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The North Wind is an independent student publication serving the Northern Michigan University community. It is partially funded by the Student Activity Fee. The North Wind digital paper is published daily during the fall and winter semesters except on university holidays and during exam weeks. The North Wind Board of Directors is composed of representatives of the student body, faculty, administration and area media.

Opinion-- A list of regrets before I graduate
Opinion-- A list of regrets before I graduate
Sal Wiertella March 1, 2024

Five hours at Rokerthon

My eyes struggled to open as my alarm disrupted my sleep and cut my dream off too soon. Blindly I clawed at the side of my bed for my phone to turn off that terrible noise or at the very least put it on snooze. The light of my phone stung my sensitive eyes as I tried to get a closer look and remember why it was I had to get up. My phone read 4:30 a.m. and the reminder I set for the alarm bannered the screen: Trevor, don’t forget to go to Rokerthon and DO NOT press snooze.

“Ugh,” I groaned as I slipped out of bed and into the nearest clothes I could find. I usually try to avoid any time before 6 a.m. or else I get a bit weird but there was no getting around this one. I had to go interview people for our sound off and if I got a selfie there I would get extra credit for some classes, so off I went.

Call me unspirited but I’ve never been one for school activities and events. Maybe I think I’m too cool, maybe I just think I have something better going on; either way it’s never really been my thing.

Media pass and free breakfast sandwich in hand, I wandered around the dome trying to gauge how the next few hours would go down. Right off the bat I noticed that the line for registration was about half the circumference of the Superior Dome and there were a ton of people, students, faculty and community members.

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At first it seemed like a whole lot of commotion. There were a bunch of guys with megaphones guiding the participants like sheep dogs. And then there were very long periods of standing, walking and migrating till the actual game of freeze tag started.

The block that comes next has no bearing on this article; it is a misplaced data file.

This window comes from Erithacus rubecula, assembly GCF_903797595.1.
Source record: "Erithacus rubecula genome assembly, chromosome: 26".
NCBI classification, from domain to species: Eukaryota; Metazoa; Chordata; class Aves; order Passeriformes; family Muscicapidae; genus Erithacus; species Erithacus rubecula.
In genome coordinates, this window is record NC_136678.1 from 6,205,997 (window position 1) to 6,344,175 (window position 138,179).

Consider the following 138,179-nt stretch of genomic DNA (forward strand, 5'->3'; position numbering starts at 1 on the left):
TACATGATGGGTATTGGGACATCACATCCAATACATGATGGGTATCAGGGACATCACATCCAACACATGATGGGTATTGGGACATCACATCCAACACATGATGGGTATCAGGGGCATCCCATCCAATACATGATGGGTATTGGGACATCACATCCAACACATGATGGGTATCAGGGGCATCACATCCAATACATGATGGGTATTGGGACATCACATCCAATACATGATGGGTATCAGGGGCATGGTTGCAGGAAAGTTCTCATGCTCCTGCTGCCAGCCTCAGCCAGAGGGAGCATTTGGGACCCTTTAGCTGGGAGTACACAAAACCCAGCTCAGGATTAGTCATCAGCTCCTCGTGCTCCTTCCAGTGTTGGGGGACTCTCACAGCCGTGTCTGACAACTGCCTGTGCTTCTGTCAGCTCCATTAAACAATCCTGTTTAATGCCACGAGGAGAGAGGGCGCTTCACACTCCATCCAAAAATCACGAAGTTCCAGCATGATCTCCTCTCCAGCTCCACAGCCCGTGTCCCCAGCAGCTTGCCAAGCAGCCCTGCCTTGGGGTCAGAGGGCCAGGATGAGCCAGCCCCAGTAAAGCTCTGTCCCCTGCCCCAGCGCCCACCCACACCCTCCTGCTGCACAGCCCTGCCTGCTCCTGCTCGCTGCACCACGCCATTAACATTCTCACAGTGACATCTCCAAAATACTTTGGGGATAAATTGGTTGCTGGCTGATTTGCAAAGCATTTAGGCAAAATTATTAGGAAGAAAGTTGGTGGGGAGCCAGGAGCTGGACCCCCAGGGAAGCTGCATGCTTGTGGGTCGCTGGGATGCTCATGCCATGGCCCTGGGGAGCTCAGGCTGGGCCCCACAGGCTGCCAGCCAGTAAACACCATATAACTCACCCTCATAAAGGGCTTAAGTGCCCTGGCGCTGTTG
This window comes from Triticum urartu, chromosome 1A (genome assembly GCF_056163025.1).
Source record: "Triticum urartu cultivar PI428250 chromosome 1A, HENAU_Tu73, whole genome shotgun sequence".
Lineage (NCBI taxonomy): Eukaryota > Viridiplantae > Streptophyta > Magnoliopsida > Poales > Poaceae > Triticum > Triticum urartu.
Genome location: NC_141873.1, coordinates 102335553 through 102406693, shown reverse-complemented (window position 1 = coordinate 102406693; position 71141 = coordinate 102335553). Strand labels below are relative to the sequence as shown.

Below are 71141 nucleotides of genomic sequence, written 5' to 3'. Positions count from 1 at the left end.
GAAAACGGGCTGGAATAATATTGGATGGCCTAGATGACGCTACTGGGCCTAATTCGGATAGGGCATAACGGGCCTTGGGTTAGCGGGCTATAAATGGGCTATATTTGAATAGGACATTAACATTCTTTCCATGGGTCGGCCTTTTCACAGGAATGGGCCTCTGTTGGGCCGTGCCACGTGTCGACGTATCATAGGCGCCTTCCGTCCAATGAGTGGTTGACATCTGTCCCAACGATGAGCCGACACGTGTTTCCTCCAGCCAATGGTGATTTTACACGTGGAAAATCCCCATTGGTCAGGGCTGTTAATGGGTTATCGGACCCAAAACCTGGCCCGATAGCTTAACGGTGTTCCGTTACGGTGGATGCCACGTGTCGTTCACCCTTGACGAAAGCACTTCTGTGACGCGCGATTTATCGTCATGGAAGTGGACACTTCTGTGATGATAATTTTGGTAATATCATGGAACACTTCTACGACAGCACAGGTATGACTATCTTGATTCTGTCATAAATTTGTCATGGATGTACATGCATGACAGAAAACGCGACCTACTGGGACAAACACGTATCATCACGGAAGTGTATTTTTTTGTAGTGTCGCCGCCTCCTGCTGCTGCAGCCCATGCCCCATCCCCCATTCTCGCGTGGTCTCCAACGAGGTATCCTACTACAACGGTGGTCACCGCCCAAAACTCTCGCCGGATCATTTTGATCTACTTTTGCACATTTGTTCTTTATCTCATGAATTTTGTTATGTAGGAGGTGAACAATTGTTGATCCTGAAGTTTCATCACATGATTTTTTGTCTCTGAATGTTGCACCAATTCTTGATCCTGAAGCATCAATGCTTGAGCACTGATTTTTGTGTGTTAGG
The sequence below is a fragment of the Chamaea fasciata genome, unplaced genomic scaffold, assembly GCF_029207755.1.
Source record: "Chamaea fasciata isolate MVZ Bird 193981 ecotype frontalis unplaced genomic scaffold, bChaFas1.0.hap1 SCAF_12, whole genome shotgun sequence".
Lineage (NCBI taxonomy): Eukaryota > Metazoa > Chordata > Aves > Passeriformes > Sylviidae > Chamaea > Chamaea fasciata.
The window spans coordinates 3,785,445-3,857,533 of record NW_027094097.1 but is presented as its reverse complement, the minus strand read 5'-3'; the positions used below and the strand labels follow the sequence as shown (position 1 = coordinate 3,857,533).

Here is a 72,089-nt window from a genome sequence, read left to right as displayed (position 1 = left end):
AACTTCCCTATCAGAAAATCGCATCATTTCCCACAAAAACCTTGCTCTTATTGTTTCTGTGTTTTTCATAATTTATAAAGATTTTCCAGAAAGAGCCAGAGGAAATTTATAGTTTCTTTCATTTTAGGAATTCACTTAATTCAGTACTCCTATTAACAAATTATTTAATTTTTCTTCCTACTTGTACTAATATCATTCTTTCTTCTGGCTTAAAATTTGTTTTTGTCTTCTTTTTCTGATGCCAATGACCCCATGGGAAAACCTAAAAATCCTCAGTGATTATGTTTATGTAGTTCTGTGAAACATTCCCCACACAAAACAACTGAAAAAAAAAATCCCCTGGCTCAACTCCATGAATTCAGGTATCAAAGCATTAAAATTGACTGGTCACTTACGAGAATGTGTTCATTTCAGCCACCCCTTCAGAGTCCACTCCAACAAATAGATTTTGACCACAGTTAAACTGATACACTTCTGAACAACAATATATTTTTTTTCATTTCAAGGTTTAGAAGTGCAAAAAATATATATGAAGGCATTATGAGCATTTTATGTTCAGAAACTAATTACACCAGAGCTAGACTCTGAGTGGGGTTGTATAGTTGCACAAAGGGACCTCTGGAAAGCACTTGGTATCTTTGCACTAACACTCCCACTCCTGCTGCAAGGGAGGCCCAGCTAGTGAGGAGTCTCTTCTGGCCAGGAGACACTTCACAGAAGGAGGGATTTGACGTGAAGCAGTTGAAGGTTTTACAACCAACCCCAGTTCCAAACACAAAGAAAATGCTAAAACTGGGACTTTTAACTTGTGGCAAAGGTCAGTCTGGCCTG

As the coffee kicked in and the atmosphere charged me up, my attitude towards the whole thing turned the other cheek. First off Al Roker is a darling man. He really knows how to captivate an audience and is shorter than I imagined. Overall he seemed glad to interact with everyone he could and really has an infectious, bright smile— and head.

Along with Al Roker being a pretty cool guy, the event was actually a lot more enjoyable than I expected. Once I got past the early time and the noise and nonsense, I came to realize that events like this benefit Northern and ultimately the community.

When I was walking around talking to people, asking why they showed up, there were plenty of students who were ecstatic about being on TV and promoting our beloved Northern Michigan University. “You’re never going to get this chance again” was another phrase I heard a lot, probably because it’s true. As silly as the world record for largest game of freeze tag sounds, you’re more than likely not going to have the opportunity to break a world record lobbed at you again like this.

You didn’t even need to run, you could have just pretended like you were frozen. That’s what I would have done.

Going forward, I’m going to make more of a point to get involved in events like the Rokerthon and students and community members should too. Along with the other things I mentioned, it enhances the NMU culture and brings the community closer together. Having pride in your school, town or community is the foundation to any livable area and Marquette is one of the nicest I’ve seen so far.

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